As I grew up, I began collecting records at about the age of nine years old. My first record was Schubert’s Symphonies No. 5 and 8 (The Unfinished Symphony). I still have it in my collection and Schubert has remained a favorite composer of mine.
The first album I ever bought with my own money was Iron Butterfly’s In-A-Gadda-Da-Vida. It was the 17-minute title track on Side Two of the album that had everybody enthralled. The drum solo was probably 12 minutes long and everybody was wondering what in the world the song was referencing. As it turns out, Doug Ingle—lead singer and keyboard player—slurred the words “In the Garden of Eden.” The band was kind of vamping the song as they waited for the producer to arrive in the studio. But the recording engineer decided to roll the tape and they wound up with this extended, slurred pronunciation, beat-your-brains-out drum solo version that they all loved when they played it back.
In 1971, I heard an interview with Doug Ingle. He described a concert in Copenhagen, Denmark, where Iron Butterfly had a band called Yes as their opening act. They were so taken with the band that they came back onstage and jammed with Yes. Straightaway, I was intrigued and I approached my friend, Jimmy Lester, and he loaned me the latest album (at that time) from Yes called, The Yes Album. I was immediately and irretrievably hooked on Yes. To this day, they remain my favorite band.
I discovered that Yes had released two previous albums and I went out and bought those and have bought every album ever since. Even the unofficial releases.
Doug Ingle’s father was a church organist and that influence always played heavily in Iron Butterfly’s sound. Chris Squire of Yes had been a member of the St. Paul’s Cathedral Boys Choir and the vocal arrangements of Yes always had that layered, sometimes contrapuntal, aspect to the vocals. Plus, Rick Wakeman (Yes’ now and again keyboardist) was trained in church music and has written numerous hymns.
But the Yes album that has remained my favorite was the album Close to the Edge. I have probably listened to that album and the title song more than any other album and song.
One time, my oldest son and I were driving someplace and the song Close to the Edge was playing on the car stereo. My son said, “How long have you been listening to this album or song?” The album was released in 1972 and I got it the day it was released. My son asked me the question in 1996 so, doing the math, I answered, “24 years.”
He said, “Okay, I’m going to turn the volume to zero but let the song keep playing. When I’m ready to turn the volume back up, tell me where the song is.” I agreed. He turned the volume down and waited a minute or two. When he reached for the volume knob I started singing, “On the hill we viewed the silence of the valley…” And that, of course, is exactly where the song was.
My son just shook his head and said, “You’re a freak.”
So, through all my years of getting new car stereos or home audio equipment, the first thing I always listened to on the new sound equipment was Close to the Edge. I’ll come back to that.
I eventually accumulated a collection of 3,500 record albums and countless 45 RPMs and cassettes and CDs. I wound up selling off most of the albums and singles, keeping only the precious core albums—no more than 200 albums. I sold off my stereo system around 2001 but kept the records, even though I had nothing to play them on.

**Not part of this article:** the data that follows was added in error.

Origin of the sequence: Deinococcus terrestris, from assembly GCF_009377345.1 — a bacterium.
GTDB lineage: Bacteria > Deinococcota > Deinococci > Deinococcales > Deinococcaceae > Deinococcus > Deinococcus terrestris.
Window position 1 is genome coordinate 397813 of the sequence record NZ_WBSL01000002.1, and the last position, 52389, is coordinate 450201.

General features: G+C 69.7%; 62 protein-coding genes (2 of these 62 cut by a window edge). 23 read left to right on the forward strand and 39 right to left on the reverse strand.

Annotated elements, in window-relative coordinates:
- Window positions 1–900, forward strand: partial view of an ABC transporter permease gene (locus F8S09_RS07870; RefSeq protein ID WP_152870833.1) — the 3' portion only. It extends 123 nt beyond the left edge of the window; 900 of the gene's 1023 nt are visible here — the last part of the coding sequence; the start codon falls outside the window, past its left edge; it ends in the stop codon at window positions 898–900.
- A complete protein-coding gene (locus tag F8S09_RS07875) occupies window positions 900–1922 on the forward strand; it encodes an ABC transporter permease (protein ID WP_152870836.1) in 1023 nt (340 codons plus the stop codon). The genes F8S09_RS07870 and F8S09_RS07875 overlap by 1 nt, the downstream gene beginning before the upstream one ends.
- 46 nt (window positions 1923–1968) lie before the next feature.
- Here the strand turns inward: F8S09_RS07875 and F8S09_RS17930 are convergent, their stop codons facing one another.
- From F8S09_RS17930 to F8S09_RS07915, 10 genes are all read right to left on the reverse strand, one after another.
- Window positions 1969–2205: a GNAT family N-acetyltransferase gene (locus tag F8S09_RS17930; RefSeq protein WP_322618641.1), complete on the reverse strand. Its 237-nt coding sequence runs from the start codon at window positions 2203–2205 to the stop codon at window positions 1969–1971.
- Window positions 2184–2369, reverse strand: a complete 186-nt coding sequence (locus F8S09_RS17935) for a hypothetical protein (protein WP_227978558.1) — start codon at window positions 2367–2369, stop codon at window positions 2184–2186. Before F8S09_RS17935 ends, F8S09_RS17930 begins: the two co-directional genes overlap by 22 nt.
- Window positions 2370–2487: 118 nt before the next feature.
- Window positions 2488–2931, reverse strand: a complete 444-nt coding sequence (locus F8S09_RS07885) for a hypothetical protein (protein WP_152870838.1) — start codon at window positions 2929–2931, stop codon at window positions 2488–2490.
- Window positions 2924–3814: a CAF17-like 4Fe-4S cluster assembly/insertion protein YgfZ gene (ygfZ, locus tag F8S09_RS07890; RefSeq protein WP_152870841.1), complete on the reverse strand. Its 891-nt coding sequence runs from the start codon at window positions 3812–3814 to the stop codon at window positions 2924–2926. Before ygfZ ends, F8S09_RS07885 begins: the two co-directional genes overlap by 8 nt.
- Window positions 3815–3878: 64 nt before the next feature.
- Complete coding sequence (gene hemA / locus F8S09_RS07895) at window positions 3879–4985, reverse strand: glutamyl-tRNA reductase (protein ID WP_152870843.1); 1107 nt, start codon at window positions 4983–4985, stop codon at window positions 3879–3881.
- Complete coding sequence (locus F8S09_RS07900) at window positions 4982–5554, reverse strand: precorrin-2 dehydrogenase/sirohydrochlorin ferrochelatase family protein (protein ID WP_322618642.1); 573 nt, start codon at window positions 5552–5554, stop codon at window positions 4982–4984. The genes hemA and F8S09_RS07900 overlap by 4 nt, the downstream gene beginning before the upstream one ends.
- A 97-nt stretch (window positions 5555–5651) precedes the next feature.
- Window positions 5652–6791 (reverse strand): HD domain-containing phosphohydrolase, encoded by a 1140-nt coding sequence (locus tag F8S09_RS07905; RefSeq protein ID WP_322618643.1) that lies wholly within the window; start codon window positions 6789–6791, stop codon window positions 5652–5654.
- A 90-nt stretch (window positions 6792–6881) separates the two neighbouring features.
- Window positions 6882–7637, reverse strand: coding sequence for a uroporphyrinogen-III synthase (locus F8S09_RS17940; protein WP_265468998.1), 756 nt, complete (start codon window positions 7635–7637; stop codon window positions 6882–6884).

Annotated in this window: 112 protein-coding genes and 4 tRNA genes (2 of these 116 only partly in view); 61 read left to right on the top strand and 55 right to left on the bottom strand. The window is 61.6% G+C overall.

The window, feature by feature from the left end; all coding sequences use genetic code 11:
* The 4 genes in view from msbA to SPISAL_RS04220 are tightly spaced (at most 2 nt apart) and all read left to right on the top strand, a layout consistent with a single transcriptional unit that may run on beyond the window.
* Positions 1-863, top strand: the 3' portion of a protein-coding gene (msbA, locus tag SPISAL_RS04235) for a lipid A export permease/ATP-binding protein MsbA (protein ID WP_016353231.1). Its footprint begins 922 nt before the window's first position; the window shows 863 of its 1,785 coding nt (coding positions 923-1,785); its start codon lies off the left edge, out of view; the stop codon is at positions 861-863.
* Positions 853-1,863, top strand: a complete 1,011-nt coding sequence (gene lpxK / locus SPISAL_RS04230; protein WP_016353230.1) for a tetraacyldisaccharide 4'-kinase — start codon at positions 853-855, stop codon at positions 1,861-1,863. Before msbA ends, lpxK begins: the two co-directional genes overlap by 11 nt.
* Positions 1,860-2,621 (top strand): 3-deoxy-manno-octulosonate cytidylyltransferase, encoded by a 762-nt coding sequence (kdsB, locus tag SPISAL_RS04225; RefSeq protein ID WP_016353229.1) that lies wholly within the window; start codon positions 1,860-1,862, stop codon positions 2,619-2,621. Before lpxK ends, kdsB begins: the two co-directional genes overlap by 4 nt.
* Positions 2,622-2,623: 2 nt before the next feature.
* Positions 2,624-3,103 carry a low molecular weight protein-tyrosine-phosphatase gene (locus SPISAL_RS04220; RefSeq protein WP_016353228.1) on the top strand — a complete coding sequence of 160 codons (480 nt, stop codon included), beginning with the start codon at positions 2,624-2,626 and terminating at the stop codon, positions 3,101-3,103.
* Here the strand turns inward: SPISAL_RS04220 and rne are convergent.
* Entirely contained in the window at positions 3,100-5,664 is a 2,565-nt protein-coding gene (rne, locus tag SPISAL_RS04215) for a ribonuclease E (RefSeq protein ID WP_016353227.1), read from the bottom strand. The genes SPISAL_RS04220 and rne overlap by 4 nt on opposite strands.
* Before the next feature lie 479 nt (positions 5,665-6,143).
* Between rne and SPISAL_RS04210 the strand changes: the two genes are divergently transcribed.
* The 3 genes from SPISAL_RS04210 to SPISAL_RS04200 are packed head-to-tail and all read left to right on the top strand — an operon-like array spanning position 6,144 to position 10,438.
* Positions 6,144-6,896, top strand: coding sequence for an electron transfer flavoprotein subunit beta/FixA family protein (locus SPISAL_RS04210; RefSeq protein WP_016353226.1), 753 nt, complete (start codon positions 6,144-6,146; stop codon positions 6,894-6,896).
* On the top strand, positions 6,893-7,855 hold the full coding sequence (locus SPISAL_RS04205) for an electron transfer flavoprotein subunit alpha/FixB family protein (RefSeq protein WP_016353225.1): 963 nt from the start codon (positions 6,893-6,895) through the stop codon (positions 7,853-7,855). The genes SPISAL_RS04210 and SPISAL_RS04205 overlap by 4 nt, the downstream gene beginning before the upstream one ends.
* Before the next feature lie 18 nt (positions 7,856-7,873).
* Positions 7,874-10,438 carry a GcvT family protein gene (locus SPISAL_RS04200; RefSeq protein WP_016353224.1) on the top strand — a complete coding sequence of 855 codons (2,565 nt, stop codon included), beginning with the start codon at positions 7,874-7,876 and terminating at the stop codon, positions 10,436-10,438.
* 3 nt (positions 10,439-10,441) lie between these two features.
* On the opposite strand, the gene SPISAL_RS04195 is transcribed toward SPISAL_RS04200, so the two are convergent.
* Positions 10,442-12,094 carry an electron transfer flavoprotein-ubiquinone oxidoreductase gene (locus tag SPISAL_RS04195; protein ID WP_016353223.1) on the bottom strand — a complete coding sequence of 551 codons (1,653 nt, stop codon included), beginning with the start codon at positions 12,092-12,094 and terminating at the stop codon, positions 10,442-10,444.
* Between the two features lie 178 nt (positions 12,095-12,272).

Nicole is the only one (besides my sister and children) who understood what those albums meant to me. Months ago, she began introducing the idea of me getting a new stereo system. The new systems were hideously expensive (at least, for the brands I wanted), so I began to look at vintage systems. Those older systems sound better, anyway.
I finally got the system I wanted. Recovering from the shoulder surgery kept me from installing it right away but I finally was able to move around the heavy components. I was setting it all up late one night and Nicole came into the room. I heard her laugh behind me and I turned around. “Wow,” she laughed. “You sure are concentrating. I have been calling your name and you never even heard me.” I apologized, kissed her goodnight, and went back to it.
The next morning, Nicole asked if I listened to the stereo. I told that I did. “What was the first thing you listened to?” she asked.
“Close to the Edge,” I answered. Then came John Coltrane’s A Love Supreme, Marvin Gaye’s What’s Going On, and more.
Music that we love is a funny thing. As I sat listening to the album, a lifetime of memories washed over me. I remembered the first time I heard it, late at night, when everyone in my parents’ house had gone to sleep, then to driving in my first car and listening on my Pioneer Super Tuner™ KP-500. Then graduation night from high school, when I skipped out on the parties and drove to the beach to sit on the hood of my car and listen to Close to the Edge alone. College, grad school, my cousin Linda, my boys, all came back to me. And it helped me remember who I am.
That rediscovery of me has been a long and slow process. Experiences and pains had buried a lot of me. Then Nicole, like Jesus calling Lazarus to come forth, reawakened me and removed my grave clothes. They joy of simply listening to a record I love had been withheld from me for a long time but Nicole gave it back.
To touch a vinyl record, remove it from the sleeve, smell that distinctive smell of the record, read the liner notes on the interior sleeve or back of the album, is a sensory delight.
And for those who say that CDs are superior…well, I don’t even want to know you.
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